But that policy is not shared by current coalition government partners, the Liberal Alliance (LA) and Conservative parties.
LA wants to cut public spending, while the Conservatives are looking for zero net growth.
That makes Rasmussen’s promise to increase spending on welfare by 69 billion kroner look a difficult one to fulfil.
“I am here as the leader of the Liberals and am telling you the politics my party is campaigning on,” the PM after speaking at the Danish Chamber of Commerce in Copenhagen on the Wednesday.
“We are campaigning with an election promise to prioritise 69 billion kroner for welfare until 2025,” he said.
The coalition government’s joint policy is currently to limit the growth of public spending to 0.3 percent, which means that the Liberal election promise is not in line with that of the government.
The welfare spending policy is also strikingly similar to that of the opposition Social Democrats, who want to increase public spending by 0.7 percent annually. The Danish People’s Party, a right-wing ally of the government, also want to increase the state outlay, by 0.8 percent.
Additionally, both LA and the Conservatives want to cut tax, thereby making government funds tighter than they are today.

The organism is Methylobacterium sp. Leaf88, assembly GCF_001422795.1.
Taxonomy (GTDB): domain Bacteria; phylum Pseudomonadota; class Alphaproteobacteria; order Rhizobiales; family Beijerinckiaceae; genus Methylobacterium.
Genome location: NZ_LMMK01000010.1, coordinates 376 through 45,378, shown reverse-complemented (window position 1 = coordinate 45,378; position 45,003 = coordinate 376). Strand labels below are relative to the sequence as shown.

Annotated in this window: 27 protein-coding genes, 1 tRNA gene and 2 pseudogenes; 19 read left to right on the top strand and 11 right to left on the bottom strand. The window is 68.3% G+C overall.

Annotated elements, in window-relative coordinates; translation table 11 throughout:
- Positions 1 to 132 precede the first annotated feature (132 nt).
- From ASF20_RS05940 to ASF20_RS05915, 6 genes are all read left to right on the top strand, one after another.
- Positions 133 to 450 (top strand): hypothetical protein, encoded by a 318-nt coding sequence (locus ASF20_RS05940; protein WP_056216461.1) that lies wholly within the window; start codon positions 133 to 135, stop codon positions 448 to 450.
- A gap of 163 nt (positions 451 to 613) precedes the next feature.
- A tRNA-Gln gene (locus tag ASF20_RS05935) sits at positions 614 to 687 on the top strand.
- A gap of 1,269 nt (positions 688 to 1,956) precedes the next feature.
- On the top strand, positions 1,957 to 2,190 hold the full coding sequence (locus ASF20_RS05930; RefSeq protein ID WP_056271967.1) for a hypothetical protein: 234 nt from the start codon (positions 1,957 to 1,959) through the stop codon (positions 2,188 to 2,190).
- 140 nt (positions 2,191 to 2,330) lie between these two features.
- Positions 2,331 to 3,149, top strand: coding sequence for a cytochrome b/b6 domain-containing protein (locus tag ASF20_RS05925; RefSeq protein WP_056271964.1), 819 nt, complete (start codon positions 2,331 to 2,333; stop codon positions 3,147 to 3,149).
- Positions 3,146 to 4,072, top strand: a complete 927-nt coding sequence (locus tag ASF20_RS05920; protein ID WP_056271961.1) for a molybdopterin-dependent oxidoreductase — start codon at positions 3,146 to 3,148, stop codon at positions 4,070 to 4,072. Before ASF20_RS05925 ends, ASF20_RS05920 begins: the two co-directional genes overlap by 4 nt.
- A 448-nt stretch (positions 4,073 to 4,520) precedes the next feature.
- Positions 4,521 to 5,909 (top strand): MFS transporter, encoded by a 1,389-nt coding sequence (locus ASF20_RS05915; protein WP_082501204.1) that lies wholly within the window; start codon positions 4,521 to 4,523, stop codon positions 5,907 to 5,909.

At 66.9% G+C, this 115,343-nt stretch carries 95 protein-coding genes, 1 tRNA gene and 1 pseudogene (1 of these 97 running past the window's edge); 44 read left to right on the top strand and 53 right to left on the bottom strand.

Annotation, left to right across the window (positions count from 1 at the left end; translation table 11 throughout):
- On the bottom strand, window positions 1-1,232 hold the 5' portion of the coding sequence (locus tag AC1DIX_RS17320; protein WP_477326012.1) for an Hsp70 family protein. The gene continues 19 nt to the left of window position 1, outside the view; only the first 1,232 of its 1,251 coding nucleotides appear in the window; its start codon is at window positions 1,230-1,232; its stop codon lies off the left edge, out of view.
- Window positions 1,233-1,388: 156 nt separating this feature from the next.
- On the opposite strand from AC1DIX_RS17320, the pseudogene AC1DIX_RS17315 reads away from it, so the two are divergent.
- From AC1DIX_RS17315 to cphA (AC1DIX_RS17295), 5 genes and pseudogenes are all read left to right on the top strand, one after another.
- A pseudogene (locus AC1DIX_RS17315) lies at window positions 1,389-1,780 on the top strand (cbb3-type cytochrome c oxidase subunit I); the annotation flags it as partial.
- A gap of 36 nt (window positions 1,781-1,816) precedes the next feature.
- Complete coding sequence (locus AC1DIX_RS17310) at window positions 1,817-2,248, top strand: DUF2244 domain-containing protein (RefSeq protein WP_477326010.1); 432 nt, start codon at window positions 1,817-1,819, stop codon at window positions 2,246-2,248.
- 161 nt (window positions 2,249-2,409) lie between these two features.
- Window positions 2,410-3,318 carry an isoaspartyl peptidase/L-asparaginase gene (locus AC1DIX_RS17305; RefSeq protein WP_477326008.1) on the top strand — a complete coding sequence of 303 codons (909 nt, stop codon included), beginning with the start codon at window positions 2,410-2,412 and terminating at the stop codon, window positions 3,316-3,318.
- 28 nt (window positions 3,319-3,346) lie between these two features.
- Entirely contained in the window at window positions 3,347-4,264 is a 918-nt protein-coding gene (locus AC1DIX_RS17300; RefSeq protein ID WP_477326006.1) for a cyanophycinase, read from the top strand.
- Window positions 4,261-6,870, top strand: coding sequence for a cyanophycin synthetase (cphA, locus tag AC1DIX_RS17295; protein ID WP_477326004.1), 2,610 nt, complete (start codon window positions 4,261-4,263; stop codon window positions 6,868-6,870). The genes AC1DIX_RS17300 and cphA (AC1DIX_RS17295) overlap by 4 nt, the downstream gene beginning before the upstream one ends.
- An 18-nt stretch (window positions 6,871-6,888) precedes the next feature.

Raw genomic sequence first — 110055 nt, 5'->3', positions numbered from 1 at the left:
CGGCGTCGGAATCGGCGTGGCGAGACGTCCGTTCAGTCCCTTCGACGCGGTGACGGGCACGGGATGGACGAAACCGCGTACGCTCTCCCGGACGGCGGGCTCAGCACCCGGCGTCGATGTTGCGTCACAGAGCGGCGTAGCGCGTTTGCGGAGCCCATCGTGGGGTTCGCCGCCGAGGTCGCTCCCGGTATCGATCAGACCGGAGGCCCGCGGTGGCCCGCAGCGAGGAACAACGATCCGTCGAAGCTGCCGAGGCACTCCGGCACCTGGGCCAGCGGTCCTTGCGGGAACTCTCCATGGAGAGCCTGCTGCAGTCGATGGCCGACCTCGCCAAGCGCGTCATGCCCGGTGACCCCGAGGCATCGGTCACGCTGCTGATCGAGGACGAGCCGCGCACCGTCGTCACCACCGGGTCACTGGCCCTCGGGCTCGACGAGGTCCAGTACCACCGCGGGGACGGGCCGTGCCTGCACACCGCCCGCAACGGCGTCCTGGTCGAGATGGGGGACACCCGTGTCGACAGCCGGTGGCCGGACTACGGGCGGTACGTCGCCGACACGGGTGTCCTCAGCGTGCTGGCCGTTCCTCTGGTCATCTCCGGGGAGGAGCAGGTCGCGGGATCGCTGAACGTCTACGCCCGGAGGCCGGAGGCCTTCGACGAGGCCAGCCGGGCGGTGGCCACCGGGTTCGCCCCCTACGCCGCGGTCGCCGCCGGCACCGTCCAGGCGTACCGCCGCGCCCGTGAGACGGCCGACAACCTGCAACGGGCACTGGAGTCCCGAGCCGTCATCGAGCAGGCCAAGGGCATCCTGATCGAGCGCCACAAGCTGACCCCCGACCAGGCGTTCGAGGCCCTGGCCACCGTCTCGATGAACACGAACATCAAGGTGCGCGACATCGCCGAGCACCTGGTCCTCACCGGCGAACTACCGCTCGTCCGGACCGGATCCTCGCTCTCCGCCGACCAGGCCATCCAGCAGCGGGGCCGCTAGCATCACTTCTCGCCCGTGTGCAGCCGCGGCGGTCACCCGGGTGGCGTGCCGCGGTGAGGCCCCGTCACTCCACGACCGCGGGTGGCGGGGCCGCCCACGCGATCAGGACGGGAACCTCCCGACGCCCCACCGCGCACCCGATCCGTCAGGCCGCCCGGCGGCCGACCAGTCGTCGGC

Rasmussen said he did not consider the obstacles insurmountable.
“I’m sure it will be fine. I have just been through a government term in which at one point I was told that, unless there were cuts to the top tax rate across the board, I’d be forced from office,” the PM said in reference to a demand which Liberal Alliance was unable to impose on the government in 2017.
The general election was called by Rasmussen on Tuesday, with voting scheduled for June 5th.
The PM’s promise of 69 billion kroner on welfare represents the first major throw of the dice on policy by the Liberals.
It will be spent on increasing social and healthcare staff to take care of children and the elderly, according to the party.
Social Democrat political spokesperson Nicolai Wammen expressed his scepticism.
“It sounds very hollow when (Rasmussen) decides to completely change his policies just a few weeks before the election,” Wammen said.
READ ALSO: More coverage of the 2019 Danish general election